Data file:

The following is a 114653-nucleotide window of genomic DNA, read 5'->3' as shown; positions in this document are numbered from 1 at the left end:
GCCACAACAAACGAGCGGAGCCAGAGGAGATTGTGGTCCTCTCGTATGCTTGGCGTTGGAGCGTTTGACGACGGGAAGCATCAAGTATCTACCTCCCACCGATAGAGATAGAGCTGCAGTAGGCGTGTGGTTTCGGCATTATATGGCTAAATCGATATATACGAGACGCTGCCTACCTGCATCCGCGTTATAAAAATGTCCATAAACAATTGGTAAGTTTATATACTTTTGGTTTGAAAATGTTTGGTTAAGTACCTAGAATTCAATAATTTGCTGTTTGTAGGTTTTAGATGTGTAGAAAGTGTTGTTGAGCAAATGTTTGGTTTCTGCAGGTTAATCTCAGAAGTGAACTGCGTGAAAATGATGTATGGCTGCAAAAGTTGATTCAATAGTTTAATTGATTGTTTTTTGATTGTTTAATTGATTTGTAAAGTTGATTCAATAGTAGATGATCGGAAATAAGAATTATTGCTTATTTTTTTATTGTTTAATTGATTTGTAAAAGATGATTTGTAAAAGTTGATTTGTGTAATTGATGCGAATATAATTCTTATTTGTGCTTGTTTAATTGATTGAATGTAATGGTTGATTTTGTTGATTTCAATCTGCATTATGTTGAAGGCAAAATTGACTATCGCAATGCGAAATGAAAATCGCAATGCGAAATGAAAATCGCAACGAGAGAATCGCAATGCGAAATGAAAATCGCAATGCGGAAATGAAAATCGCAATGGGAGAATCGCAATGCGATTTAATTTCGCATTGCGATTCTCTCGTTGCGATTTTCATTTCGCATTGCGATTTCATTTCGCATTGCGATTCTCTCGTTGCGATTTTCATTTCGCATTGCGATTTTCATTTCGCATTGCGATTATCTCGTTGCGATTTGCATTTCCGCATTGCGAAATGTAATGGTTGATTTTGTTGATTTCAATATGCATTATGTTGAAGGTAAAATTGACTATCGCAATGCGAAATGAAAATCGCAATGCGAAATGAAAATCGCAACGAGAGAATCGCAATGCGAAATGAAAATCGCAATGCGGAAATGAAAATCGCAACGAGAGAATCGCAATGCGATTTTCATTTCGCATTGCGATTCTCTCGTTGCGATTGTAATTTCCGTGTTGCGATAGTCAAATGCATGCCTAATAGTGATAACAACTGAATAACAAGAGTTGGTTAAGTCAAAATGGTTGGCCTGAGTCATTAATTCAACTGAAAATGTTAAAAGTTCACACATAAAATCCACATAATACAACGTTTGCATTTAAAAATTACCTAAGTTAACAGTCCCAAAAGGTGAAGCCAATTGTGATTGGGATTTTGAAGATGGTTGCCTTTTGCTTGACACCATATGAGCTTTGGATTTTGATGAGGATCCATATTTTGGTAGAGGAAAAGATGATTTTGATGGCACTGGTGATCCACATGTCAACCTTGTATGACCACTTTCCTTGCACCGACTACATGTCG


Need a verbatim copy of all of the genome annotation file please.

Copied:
The following is a 114653-nucleotide window of genomic DNA, read 5'->3' as shown; positions in this document are numbered from 1 at the left end:
GCCACAACAAACGAGCGGAGCCAGAGGAGATTGTGGTCCTCTCGTATGCTTGGCGTTGGAGCGTTTGACGACGGGAAGCATCAAGTATCTACCTCCCACCGATAGAGATAGAGCTGCAGTAGGCGTGTGGTTTCGGCATTATATGGCTAAATCGATATATACGAGACGCTGCCTACCTGCATCCGCGTTATAAAAATGTCCATAAACAATTGGTAAGTTTATATACTTTTGGTTTGAAAATGTTTGGTTAAGTACCTAGAATTCAATAATTTGCTGTTTGTAGGTTTTAGATGTGTAGAAAGTGTTGTTGAGCAAATGTTTGGTTTCTGCAGGTTAATCTCAGAAGTGAACTGCGTGAAAATGATGTATGGCTGCAAAAGTTGATTCAATAGTTTAATTGATTGTTTTTTGATTGTTTAATTGATTTGTAAAGTTGATTCAATAGTAGATGATCGGAAATAAGAATTATTGCTTATTTTTTTATTGTTTAATTGATTTGTAAAAGATGATTTGTAAAAGTTGATTTGTGTAATTGATGCGAATATAATTCTTATTTGTGCTTGTTTAATTGATTGAATGTAATGGTTGATTTTGTTGATTTCAATCTGCATTATGTTGAAGGCAAAATTGACTATCGCAATGCGAAATGAAAATCGCAATGCGAAATGAAAATCGCAACGAGAGAATCGCAATGCGAAATGAAAATCGCAATGCGGAAATGAAAATCGCAATGGGAGAATCGCAATGCGATTTAATTTCGCATTGCGATTCTCTCGTTGCGATTTTCATTTCGCATTGCGATTTCATTTCGCATTGCGATTCTCTCGTTGCGATTTTCATTTCGCATTGCGATTTTCATTTCGCATTGCGATTATCTCGTTGCGATTTGCATTTCCGCATTGCGAAATGTAATGGTTGATTTTGTTGATTTCAATATGCATTATGTTGAAGGTAAAATTGACTATCGCAATGCGAAATGAAAATCGCAATGCGAAATGAAAATCGCAACGAGAGAATCGCAATGCGAAATGAAAATCGCAATGCGGAAATGAAAATCGCAACGAGAGAATCGCAATGCGATTTTCATTTCGCATTGCGATTCTCTCGTTGCGATTGTAATTTCCGTGTTGCGATAGTCAAATGCATGCCTAATAGTGATAACAACTGAATAACAAGAGTTGGTTAAGTCAAAATGGTTGGCCTGAGTCATTAATTCAACTGAAAATGTTAAAAGTTCACACATAAAATCCACATAATACAACGTTTGCATTTAAAAATTACCTAAGTTAACAGTCCCAAAAGGTGAAGCCAATTGTGATTGGGATTTTGAAGATGGTTGCCTTTTGCTTGACACCATATGAGCTTTGGATTTTGATGAGGATCCATATTTTGGTAGAGGAAAAGATGATTTTGATGGCACTGGTGATCCACATGTCAACCTTGTATGACCACTTTCCTTGCACCGACTACATGTCG